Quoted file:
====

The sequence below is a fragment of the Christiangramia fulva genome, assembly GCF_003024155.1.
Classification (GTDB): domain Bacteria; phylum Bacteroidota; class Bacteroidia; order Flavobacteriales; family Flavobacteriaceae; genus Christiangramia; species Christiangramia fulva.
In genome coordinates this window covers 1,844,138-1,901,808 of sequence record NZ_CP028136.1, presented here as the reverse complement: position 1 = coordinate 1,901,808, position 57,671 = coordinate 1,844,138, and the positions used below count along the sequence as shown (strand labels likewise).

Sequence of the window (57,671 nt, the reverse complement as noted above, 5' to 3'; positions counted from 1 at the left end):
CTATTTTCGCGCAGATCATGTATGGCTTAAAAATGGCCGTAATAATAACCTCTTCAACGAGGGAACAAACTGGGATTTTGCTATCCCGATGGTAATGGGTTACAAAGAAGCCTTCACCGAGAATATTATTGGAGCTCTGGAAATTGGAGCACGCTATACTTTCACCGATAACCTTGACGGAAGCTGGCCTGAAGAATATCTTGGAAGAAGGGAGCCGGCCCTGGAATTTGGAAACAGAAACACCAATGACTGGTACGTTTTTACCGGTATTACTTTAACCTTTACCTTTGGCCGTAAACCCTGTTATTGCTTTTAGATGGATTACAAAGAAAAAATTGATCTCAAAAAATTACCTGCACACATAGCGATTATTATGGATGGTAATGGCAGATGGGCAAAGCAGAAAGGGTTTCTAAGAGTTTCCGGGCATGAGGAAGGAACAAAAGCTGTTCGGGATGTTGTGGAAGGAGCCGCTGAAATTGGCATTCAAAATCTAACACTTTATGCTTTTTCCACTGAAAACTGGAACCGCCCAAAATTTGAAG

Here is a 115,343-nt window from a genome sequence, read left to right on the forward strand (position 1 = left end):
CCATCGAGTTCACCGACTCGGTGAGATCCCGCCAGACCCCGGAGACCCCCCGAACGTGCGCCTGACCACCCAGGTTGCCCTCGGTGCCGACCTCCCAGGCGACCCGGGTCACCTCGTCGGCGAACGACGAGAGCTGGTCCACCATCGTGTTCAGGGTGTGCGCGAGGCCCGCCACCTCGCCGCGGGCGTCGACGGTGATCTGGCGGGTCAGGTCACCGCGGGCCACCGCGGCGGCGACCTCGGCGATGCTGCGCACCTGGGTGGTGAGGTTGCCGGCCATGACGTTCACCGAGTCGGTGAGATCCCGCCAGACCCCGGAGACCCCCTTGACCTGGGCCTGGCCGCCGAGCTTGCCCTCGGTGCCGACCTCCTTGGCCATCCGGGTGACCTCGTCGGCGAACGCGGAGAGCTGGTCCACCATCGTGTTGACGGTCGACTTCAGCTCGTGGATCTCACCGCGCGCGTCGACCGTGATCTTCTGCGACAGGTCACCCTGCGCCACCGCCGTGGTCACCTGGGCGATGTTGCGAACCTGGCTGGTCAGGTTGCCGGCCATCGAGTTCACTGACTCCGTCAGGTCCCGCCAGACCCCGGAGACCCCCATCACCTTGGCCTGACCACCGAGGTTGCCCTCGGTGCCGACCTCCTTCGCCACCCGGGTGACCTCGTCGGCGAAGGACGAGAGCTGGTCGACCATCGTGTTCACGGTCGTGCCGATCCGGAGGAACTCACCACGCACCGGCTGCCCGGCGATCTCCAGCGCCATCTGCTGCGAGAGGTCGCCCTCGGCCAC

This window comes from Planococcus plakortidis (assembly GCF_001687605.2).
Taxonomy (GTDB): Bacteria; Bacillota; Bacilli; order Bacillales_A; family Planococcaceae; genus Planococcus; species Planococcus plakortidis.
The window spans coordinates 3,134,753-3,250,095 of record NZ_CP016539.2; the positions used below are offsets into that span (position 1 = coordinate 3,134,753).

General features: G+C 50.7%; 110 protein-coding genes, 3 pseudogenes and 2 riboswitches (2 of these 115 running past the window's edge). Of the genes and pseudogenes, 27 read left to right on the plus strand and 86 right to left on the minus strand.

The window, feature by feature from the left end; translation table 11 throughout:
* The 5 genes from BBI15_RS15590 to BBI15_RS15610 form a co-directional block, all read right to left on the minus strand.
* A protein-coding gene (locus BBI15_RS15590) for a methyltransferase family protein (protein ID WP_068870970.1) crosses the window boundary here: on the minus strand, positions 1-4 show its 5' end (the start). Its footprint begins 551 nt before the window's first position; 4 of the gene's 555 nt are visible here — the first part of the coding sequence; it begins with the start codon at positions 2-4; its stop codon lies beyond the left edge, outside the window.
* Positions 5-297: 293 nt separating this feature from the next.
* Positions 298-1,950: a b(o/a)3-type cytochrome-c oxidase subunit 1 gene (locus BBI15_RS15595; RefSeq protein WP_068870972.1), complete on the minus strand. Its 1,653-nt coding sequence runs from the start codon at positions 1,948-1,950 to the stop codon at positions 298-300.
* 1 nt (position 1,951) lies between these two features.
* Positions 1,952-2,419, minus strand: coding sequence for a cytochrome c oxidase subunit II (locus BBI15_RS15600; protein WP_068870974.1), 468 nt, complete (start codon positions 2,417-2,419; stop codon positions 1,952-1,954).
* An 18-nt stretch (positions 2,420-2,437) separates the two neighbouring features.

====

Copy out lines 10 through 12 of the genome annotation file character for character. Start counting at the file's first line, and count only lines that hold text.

The window spans coordinates 3,134,753-3,250,095 of record NZ_CP016539.2; the positions used below are offsets into that span (position 1 = coordinate 3,134,753).

General features: G+C 50.7%; 110 protein-coding genes, 3 pseudogenes and 2 riboswitches (2 of these 115 running past the window's edge). Of the genes and pseudogenes, 27 read left to right on the plus strand and 86 right to left on the minus strand.

The window, feature by feature from the left end; translation table 11 throughout: